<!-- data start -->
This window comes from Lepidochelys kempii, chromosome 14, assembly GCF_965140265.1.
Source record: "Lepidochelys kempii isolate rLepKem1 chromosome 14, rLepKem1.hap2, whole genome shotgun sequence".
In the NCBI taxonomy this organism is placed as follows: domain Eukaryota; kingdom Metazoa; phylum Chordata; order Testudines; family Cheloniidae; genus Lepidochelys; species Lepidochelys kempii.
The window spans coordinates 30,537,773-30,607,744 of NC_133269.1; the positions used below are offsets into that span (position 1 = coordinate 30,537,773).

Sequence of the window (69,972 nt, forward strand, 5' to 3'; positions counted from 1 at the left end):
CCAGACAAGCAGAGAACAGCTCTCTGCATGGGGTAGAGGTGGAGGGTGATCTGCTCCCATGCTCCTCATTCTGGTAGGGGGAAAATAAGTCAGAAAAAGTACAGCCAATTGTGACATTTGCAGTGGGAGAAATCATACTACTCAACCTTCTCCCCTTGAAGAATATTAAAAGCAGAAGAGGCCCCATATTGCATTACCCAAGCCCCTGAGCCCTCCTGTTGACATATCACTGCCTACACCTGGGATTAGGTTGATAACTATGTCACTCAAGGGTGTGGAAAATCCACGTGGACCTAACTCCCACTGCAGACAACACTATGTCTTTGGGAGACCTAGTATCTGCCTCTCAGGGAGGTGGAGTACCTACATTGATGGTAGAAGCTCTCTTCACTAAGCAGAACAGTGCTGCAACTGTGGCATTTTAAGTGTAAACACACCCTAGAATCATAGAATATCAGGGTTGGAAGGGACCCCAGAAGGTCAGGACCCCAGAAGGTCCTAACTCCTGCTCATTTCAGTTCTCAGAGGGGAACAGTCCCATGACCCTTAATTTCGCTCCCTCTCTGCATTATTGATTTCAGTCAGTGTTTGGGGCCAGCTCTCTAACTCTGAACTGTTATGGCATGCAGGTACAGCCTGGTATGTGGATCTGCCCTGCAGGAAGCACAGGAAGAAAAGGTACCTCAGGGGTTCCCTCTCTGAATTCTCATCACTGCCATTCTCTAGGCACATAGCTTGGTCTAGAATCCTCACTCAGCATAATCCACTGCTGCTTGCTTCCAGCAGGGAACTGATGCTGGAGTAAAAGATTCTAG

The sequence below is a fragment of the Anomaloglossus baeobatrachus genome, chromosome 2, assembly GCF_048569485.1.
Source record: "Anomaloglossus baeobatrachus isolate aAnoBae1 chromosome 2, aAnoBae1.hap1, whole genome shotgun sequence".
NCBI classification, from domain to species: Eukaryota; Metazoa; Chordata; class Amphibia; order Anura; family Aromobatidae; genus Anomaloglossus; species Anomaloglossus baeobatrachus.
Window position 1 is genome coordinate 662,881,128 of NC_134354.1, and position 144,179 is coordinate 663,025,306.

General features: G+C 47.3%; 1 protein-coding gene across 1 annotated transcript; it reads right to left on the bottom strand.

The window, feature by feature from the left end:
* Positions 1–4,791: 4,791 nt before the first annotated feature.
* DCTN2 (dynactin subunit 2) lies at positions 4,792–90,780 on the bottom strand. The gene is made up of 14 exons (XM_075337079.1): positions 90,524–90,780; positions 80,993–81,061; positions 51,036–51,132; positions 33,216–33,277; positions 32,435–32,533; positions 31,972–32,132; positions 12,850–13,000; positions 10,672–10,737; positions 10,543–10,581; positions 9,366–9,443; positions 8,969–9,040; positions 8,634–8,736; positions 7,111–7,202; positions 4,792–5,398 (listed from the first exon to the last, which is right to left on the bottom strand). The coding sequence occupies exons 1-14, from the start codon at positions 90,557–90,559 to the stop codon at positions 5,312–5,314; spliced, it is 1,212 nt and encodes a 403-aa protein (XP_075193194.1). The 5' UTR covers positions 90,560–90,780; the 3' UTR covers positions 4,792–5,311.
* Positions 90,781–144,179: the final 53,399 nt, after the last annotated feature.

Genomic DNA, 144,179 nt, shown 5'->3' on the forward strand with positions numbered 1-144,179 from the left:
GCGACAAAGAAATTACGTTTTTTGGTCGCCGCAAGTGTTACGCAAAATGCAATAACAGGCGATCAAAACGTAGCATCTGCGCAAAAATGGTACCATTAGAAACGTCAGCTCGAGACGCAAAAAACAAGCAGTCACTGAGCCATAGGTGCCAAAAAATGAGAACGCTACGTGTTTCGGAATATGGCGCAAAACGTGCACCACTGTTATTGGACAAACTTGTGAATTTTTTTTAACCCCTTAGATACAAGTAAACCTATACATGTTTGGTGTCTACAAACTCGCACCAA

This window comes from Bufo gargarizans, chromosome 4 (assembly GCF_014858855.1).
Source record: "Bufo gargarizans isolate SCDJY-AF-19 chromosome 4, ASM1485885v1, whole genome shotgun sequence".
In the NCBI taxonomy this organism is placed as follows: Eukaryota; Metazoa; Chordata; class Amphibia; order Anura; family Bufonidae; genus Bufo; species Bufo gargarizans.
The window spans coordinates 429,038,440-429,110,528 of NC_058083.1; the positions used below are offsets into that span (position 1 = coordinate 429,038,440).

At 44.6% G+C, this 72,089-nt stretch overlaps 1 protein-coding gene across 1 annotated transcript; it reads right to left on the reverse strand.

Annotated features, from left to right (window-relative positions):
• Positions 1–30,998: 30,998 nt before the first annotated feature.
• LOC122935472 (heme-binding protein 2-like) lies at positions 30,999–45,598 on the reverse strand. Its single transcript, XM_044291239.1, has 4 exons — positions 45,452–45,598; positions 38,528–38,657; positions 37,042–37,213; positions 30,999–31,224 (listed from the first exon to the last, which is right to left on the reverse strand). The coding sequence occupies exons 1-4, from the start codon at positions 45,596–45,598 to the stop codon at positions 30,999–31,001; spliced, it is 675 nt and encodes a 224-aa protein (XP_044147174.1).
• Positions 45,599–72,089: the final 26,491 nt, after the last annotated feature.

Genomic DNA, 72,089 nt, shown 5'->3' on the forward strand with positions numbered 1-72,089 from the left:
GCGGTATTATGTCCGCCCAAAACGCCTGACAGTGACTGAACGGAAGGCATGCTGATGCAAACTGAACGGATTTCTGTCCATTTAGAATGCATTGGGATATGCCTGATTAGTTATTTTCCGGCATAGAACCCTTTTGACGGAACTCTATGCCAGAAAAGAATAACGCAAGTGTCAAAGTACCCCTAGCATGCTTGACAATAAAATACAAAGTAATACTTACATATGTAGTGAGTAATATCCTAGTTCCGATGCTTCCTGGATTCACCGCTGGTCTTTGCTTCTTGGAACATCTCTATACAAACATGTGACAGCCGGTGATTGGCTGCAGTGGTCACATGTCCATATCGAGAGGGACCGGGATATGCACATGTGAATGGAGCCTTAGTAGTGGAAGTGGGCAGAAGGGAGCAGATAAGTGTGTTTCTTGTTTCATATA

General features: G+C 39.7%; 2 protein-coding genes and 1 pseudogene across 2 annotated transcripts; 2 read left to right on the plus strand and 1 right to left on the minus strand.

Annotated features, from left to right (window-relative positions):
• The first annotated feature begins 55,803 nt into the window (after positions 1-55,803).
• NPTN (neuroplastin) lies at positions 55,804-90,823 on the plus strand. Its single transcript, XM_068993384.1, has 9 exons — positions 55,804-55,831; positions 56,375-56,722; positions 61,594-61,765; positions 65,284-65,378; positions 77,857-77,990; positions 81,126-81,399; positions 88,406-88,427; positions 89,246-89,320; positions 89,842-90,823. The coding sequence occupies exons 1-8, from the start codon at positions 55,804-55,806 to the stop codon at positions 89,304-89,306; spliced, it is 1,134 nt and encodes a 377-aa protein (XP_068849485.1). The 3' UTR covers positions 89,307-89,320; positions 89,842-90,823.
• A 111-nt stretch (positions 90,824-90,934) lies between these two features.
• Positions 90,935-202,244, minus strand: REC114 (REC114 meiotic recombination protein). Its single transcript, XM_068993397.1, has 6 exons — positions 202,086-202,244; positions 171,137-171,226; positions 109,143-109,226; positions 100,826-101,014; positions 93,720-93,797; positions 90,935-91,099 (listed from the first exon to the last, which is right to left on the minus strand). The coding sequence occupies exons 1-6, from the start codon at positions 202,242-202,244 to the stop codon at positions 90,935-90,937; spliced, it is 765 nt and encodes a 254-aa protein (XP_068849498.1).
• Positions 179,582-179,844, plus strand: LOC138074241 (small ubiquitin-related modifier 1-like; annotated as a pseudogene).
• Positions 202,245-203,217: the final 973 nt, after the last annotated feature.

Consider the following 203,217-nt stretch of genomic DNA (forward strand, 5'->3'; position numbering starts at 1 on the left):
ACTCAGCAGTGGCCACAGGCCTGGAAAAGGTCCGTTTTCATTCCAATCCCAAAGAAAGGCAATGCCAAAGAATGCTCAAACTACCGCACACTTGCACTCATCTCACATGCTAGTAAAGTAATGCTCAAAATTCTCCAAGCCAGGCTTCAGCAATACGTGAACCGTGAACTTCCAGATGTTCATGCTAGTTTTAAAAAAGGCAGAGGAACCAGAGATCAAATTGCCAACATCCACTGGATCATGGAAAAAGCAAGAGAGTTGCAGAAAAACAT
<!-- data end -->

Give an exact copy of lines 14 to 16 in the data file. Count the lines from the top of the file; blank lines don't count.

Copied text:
* DCTN2 (dynactin subunit 2) lies at positions 4,792–90,780 on the bottom strand. The gene is made up of 14 exons (XM_075337079.1): positions 90,524–90,780; positions 80,993–81,061; positions 51,036–51,132; positions 33,216–33,277; positions 32,435–32,533; positions 31,972–32,132; positions 12,850–13,000; positions 10,672–10,737; positions 10,543–10,581; positions 9,366–9,443; positions 8,969–9,040; positions 8,634–8,736; positions 7,111–7,202; positions 4,792–5,398 (listed from the first exon to the last, which is right to left on the bottom strand). The coding sequence occupies exons 1-14, from the start codon at positions 90,557–90,559 to the stop codon at positions 5,312–5,314; spliced, it is 1,212 nt and encodes a 403-aa protein (XP_075193194.1). The 5' UTR covers positions 90,560–90,780; the 3' UTR covers positions 4,792–5,311.
* Positions 90,781–144,179: the final 53,399 nt, after the last annotated feature.

Genomic DNA, 144,179 nt, shown 5'->3' on the forward strand with positions numbered 1-144,179 from the left: